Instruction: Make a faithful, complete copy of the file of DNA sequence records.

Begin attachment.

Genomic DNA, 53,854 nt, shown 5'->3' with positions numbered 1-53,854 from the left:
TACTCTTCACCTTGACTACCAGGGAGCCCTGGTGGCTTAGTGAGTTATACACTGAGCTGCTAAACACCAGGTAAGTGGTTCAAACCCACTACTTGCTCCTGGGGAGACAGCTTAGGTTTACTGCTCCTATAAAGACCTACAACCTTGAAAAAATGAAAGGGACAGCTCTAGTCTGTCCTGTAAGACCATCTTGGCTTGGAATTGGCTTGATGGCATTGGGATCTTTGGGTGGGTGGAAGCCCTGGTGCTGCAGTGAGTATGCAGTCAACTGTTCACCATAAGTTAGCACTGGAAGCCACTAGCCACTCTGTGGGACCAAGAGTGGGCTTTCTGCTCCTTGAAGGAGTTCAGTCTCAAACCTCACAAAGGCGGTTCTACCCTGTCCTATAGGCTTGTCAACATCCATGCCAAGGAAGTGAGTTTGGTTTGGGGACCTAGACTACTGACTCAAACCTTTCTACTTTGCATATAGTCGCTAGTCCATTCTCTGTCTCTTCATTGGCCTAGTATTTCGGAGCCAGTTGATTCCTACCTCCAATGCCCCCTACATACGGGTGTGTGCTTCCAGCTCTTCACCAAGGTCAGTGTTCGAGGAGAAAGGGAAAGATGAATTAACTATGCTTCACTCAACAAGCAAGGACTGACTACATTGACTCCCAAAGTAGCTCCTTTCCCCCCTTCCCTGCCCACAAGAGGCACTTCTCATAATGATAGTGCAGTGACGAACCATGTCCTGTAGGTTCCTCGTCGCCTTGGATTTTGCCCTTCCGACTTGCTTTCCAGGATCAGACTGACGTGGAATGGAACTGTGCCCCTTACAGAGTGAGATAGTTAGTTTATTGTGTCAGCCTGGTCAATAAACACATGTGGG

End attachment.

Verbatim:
Genomic DNA, 53,854 nt, shown 5'->3' with positions numbered 1-53,854 from the left:
TACTCTTCACCTTGACTACCAGGGAGCCCTGGTGGCTTAGTGAGTTATACACTGAGCTGCTAAACACCAGGTAAGTGGTTCAAACCCACTACTTGCTCCTGGGGAGACAGCTTAGGTTTACTGCTCCTATAAAGACCTACAACCTTGAAAAAATGAAAGGGACAGCTCTAGTCTGTCCTGTAAGACCATCTTGGCTTGGAATTGGCTTGATGGCATTGGGATCTTTGGGTGGGTGGAAGCCCTGGTGCTGCAGTGAGTATGCAGTCAACTGTTCACCATAAGTTAGCACTGGAAGCCACTAGCCACTCTGTGGGACCAAGAGTGGGCTTTCTGCTCCTTGAAGGAGTTCAGTCTCAAACCTCACAAAGGCGGTTCTACCCTGTCCTATAGGCTTGTCAACATCCATGCCAAGGAAGTGAGTTTGGTTTGGGGACCTAGACTACTGACTCAAACCTTTCTACTTTGCATATAGTCGCTAGTCCATTCTCTGTCTCTTCATTGGCCTAGTATTTCGGAGCCAGTTGATTCCTACCTCCAATGCCCCCTACATACGGGTGTGTGCTTCCAGCTCTTCACCAAGGTCAGTGTTCGAGGAGAAAGGGAAAGATGAATTAACTATGCTTCACTCAACAAGCAAGGACTGACTACATTGACTCCCAAAGTAGCTCCTTTCCCCCCTTCCCTGCCCACAAGAGGCACTTCTCATAATGATAGTGCAGTGACGAACCATGTCCTGTAGGTTCCTCGTCGCCTTGGATTTTGCCCTTCCGACTTGCTTTCCAGGATCAGACTGACGTGGAATGGAACTGTGCCCCTTACAGAGTGAGATAGTTAGTTTATTGTGTCAGCCTGGTCAATAAACACATGTGGG